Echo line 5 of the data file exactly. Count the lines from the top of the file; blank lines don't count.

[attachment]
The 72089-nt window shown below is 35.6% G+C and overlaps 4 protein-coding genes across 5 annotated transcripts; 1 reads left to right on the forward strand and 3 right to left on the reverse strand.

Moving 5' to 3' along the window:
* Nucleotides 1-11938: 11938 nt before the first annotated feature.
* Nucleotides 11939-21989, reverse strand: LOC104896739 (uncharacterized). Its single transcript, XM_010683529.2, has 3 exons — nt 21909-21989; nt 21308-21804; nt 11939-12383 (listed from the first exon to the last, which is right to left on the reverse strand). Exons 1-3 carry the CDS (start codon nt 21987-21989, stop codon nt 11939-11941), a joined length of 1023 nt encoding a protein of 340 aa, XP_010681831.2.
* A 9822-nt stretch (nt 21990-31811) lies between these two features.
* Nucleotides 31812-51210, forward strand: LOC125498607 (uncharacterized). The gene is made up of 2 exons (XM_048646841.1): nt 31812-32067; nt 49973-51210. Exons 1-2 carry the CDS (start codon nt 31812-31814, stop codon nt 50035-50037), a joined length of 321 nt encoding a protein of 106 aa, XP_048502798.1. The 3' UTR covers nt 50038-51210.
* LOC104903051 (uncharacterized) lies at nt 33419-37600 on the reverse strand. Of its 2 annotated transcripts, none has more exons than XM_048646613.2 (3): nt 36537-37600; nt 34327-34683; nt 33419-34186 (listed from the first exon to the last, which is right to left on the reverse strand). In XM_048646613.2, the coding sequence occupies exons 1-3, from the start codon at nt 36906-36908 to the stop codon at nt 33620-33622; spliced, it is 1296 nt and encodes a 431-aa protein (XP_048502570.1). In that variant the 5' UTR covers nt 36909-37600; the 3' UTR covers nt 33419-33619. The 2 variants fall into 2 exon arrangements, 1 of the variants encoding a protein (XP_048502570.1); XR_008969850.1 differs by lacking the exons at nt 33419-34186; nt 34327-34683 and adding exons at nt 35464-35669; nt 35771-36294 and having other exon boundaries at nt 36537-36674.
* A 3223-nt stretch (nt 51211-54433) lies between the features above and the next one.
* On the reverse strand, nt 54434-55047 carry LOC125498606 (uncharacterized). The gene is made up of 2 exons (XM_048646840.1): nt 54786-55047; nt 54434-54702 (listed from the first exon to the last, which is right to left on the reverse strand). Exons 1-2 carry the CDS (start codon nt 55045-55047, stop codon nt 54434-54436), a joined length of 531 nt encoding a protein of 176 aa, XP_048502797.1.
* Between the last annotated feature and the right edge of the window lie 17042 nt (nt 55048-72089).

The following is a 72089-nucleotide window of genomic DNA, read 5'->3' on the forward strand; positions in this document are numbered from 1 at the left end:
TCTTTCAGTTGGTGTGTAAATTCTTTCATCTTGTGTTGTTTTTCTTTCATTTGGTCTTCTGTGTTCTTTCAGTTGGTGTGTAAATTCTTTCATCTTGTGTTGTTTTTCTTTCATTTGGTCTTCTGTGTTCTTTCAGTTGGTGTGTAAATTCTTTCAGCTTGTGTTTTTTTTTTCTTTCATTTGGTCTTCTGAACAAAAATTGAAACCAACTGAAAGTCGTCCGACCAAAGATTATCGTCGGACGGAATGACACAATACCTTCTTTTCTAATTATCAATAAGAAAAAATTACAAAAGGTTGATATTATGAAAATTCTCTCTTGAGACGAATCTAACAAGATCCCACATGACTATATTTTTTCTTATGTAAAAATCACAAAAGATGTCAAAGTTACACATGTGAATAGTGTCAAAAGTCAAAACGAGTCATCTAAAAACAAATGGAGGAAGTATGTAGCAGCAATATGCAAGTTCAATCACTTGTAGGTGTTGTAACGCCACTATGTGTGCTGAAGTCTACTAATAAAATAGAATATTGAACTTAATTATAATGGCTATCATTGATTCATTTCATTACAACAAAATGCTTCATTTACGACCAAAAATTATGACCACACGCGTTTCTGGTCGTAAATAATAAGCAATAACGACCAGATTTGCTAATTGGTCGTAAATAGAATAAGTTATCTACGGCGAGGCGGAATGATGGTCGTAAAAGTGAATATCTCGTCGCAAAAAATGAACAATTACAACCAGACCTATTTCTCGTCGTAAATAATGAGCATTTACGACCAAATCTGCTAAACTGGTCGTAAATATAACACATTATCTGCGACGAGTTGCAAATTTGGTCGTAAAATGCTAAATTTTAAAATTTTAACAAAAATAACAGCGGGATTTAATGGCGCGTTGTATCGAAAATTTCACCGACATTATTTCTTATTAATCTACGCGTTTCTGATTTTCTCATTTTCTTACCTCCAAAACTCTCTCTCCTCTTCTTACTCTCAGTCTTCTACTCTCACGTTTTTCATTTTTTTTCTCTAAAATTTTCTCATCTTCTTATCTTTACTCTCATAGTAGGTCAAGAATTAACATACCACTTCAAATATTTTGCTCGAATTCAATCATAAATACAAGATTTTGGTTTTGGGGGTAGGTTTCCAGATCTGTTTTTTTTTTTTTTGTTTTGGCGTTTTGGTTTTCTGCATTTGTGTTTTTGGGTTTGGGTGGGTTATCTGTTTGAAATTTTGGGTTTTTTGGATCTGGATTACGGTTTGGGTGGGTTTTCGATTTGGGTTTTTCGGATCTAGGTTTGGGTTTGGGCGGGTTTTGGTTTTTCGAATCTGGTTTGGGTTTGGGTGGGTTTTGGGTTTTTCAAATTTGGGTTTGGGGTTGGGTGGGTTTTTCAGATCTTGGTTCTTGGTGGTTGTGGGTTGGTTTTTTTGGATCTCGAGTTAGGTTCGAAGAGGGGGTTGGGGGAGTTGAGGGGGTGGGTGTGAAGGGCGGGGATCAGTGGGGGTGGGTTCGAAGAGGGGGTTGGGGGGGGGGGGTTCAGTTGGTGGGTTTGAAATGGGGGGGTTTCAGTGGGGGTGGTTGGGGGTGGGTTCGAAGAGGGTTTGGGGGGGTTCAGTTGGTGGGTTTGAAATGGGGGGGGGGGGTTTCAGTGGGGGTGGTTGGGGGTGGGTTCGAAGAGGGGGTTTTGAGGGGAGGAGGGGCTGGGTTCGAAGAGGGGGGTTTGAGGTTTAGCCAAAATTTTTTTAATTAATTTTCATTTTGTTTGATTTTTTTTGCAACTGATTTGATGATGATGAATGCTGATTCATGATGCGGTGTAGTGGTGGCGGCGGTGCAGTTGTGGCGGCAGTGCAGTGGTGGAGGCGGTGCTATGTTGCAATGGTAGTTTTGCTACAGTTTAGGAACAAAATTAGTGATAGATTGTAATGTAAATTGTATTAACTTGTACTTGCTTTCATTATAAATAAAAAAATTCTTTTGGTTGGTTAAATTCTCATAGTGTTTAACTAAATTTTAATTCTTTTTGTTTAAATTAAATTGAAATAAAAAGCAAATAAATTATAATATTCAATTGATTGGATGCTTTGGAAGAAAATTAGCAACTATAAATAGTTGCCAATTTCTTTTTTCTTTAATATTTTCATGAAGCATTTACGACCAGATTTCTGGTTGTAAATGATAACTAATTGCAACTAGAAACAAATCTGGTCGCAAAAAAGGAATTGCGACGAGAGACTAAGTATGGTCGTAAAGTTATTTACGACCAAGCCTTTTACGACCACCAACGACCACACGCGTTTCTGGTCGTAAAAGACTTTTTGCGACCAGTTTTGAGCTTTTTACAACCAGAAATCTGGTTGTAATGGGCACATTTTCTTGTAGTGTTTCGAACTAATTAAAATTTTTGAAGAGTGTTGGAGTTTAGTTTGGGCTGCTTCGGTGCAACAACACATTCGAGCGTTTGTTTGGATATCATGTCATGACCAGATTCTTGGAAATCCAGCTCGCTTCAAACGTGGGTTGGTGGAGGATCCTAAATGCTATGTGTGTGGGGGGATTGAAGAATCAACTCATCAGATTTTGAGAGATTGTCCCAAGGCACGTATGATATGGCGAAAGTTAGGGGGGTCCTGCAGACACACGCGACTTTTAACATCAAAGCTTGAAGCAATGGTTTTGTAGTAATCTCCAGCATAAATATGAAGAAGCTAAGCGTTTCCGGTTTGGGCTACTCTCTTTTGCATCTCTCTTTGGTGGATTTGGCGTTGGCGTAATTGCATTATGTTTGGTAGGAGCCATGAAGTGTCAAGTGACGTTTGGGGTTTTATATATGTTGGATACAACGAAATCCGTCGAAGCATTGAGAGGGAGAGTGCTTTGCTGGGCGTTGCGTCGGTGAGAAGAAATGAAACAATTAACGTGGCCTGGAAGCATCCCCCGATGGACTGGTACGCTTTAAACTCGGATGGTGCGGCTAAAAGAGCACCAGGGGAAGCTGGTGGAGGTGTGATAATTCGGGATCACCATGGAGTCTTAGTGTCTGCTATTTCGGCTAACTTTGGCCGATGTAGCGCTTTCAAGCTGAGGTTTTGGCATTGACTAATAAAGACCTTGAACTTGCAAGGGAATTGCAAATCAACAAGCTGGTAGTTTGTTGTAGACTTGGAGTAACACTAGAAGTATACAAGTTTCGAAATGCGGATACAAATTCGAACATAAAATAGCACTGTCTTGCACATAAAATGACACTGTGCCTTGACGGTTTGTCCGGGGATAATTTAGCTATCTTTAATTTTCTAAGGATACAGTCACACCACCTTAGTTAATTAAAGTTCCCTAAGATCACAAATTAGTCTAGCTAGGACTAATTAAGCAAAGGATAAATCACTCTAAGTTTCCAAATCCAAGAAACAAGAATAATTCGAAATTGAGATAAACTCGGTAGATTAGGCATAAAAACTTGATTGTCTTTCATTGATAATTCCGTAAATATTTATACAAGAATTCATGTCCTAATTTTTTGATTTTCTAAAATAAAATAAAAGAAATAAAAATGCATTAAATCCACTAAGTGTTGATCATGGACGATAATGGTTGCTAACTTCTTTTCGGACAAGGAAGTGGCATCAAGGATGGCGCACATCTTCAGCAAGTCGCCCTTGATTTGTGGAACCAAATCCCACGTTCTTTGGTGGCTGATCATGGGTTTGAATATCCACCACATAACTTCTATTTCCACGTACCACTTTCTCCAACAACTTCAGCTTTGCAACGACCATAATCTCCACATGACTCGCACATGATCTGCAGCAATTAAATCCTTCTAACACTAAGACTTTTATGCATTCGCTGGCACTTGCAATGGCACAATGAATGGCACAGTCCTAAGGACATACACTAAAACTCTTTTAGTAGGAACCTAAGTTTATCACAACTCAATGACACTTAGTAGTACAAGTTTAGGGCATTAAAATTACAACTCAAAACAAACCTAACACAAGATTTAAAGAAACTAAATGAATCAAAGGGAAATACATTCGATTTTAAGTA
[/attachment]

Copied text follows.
* A 9822-nt stretch (nt 21990-31811) lies between these two features.